It is 20 degrees celsius in the middle of February and we have reports of moorland fires, 365 days ago we were blasted by the beast from the east and had one of the coldest winters on record, yet here we are exactly 365 days later with the hottest February on record. It would be a shame to stay in the office editing all day whilst this unseasonably warm weather is around so I took the opportunity to go and see Martin Parr’s exhibition at Manchester Art Gallery. I have always loved his quirky style of photography and his documentation of the social and cultural traits of the British character.
The exhibition focuses on Martins’s documentation of Manchester and its surrounding districts from the early 70’s through to his most recent project in 2018. The progression of images start from the early coverage of areas such as Moss Side and Hulme, one of the images in this section is his first award winning photograph distinctively in a Martin Parr style showing a huddle of characters around a telephone box with curious details and interactions between the character that could almost suggest the image was a setup. The images are very nostalgic and bring back lots of memories from my childhood, the good times when fish and chips used to cost less than 20p.
The images from his collaborative project with Daniel Meadows called ‘June St’ is a real life look at a street mirroring that of the TV soap ‘Coronation St’, I was taken aback at the familiarity of the ornaments in the some of the living rooms and would never have guessed that hanging scrolls depicting oriental scenes were a thing in the 70’s outside of my own parents house, nor of the illuminated deer ornament hanging on the wall or the painted señorita with the flower in her hair. Each of the portraits is centred around the living room fireplace and it is striking how the group of images as a collective conveys a cohesion and you can imagine these neighbours living next to each other but also expresses their individual personalities.
One of the projects that significantly stands out from the rest of the exhibit is the documentation of Prestwich Mental Hospital, the images have a Hitchcock’esque quality to them with many of the patients conveying a disassociation from each other, In some of the images there are distinct sinister characters in the background walking away from camera emphasising the feeling of isolation.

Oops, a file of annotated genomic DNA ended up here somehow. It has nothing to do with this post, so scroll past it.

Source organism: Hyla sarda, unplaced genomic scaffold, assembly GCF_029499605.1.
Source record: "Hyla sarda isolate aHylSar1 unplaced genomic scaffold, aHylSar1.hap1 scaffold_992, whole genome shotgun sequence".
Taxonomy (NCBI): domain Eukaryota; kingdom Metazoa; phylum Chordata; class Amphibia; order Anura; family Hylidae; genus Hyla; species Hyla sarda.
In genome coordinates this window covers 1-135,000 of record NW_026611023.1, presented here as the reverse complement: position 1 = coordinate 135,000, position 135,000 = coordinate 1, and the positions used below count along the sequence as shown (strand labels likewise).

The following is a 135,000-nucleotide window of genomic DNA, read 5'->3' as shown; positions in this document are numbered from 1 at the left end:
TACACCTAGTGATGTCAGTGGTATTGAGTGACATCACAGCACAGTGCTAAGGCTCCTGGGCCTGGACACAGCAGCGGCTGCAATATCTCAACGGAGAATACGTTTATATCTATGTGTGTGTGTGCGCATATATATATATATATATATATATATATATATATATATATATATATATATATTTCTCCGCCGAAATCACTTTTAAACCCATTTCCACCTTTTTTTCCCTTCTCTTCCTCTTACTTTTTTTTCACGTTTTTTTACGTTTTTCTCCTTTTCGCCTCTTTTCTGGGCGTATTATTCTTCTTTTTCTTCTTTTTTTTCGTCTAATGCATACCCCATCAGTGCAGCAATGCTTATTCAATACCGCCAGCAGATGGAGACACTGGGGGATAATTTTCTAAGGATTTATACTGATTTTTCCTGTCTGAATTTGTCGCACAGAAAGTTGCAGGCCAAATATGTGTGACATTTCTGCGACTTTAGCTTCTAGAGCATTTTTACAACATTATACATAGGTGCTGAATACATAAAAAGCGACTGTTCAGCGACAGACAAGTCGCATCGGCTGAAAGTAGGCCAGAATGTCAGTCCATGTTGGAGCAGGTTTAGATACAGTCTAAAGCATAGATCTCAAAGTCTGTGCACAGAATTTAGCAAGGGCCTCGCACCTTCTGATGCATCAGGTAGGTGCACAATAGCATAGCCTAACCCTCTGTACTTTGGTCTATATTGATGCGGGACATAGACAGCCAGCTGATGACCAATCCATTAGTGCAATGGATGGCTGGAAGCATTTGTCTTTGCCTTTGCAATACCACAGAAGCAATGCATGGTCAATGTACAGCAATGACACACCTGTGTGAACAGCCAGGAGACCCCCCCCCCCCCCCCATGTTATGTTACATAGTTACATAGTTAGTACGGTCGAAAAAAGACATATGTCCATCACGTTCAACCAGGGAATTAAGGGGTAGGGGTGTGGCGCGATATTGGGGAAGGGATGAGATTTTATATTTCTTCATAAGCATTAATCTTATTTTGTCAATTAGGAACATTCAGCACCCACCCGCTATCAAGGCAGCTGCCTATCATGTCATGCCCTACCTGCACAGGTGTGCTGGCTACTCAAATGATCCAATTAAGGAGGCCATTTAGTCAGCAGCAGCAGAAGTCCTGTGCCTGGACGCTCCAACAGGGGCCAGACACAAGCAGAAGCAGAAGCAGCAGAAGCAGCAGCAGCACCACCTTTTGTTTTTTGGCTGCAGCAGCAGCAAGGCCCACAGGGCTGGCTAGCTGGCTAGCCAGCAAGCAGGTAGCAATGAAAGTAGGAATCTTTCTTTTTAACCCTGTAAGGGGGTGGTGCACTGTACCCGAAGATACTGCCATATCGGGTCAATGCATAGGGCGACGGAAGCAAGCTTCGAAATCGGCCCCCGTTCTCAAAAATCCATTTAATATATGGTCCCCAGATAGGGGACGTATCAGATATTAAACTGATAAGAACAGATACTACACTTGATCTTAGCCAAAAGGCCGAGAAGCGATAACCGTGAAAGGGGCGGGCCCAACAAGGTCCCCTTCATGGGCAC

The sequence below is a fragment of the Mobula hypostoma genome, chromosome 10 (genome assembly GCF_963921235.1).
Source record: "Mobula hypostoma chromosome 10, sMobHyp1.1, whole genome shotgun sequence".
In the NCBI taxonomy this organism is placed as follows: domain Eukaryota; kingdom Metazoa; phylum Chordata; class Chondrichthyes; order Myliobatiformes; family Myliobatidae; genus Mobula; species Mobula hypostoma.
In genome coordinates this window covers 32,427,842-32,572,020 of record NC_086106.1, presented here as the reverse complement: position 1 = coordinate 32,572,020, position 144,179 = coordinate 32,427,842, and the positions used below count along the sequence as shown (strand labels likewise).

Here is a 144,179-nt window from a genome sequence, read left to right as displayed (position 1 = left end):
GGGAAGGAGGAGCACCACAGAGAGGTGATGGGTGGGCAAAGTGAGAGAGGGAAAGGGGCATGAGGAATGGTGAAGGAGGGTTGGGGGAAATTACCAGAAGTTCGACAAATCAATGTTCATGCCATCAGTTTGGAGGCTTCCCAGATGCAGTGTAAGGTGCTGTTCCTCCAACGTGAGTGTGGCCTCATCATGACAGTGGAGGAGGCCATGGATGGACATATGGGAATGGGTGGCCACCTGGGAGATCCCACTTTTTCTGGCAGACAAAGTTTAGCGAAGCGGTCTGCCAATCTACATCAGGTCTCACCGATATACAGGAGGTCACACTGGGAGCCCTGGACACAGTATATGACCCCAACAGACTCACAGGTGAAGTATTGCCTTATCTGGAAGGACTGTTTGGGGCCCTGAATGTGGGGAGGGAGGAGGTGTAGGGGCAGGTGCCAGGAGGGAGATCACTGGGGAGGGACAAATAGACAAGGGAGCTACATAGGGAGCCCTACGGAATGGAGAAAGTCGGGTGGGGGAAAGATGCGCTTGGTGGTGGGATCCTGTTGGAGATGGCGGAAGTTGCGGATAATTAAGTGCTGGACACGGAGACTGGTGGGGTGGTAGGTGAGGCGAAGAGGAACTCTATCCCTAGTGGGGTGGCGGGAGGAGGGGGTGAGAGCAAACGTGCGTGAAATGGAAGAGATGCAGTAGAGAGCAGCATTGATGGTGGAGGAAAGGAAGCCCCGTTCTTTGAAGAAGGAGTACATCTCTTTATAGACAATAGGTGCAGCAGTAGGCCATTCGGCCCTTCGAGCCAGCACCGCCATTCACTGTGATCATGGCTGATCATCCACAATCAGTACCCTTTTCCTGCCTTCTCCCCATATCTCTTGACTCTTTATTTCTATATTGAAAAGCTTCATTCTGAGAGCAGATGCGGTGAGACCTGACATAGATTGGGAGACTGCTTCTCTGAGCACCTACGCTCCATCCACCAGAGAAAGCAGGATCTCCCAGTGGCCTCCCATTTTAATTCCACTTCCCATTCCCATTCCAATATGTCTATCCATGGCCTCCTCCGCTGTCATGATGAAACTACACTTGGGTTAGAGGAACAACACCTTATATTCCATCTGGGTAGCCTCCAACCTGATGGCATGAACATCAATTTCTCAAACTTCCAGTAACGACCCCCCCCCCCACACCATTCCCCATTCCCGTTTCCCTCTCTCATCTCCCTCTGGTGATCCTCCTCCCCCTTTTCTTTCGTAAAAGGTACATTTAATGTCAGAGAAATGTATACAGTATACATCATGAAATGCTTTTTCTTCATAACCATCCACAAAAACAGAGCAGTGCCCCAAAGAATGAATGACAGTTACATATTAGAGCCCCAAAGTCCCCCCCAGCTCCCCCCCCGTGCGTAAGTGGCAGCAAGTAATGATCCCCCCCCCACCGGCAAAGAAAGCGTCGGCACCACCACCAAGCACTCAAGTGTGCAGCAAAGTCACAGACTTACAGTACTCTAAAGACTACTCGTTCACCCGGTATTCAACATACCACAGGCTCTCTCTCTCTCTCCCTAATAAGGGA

The far end of the gallery is the ‘Point Of Sale’ project photographed in the mid 80’s, these are huge prints that are quite literally pinned to the wall, the vibrancy of the colours belies the age of the content but there are some familiar subjects and it is quite strange how I instantly recognise a Marks & Spencers store by only the ceiling lights. It is poignant that in the description for the project it says that Hairdressers and Barbers seem to be unaffected by the influx of the new supermarkets which also seems to be true today as we see more of our high street disappear yet there is still the abundance of Hairdressers, Barbers.
The second gallery which is through a corridor passes a Multimedia room showing a short video of Martin reviewing some of the projects and images and there is an insight to the technical process of scanning and printing some of the images for the exhibition.
The second gallery is all about the 2018 project commissioned by Manchester Art Gallery, the space is filled with huge prints and some walls filled with vast collections of smaller photographs of Manchester life, a look at how the city has developed a new character, everything from football, yoga, gay pride to Harry & Meghan’s wedding. If you’ve viewed the early images in gallery one it is breathtaking to see how far Manchester has developed in the past 50 years, seeing the new portraits, its cultures, diversification and scientific achievements makes you proud to be a Mancunian.
The exhibition is on till the 22nd April 2019 and is free to view, I would highly recommend a visit as there is much more than I have described and if you were born and bred around Manchester you may even recognise somebody in the photographs.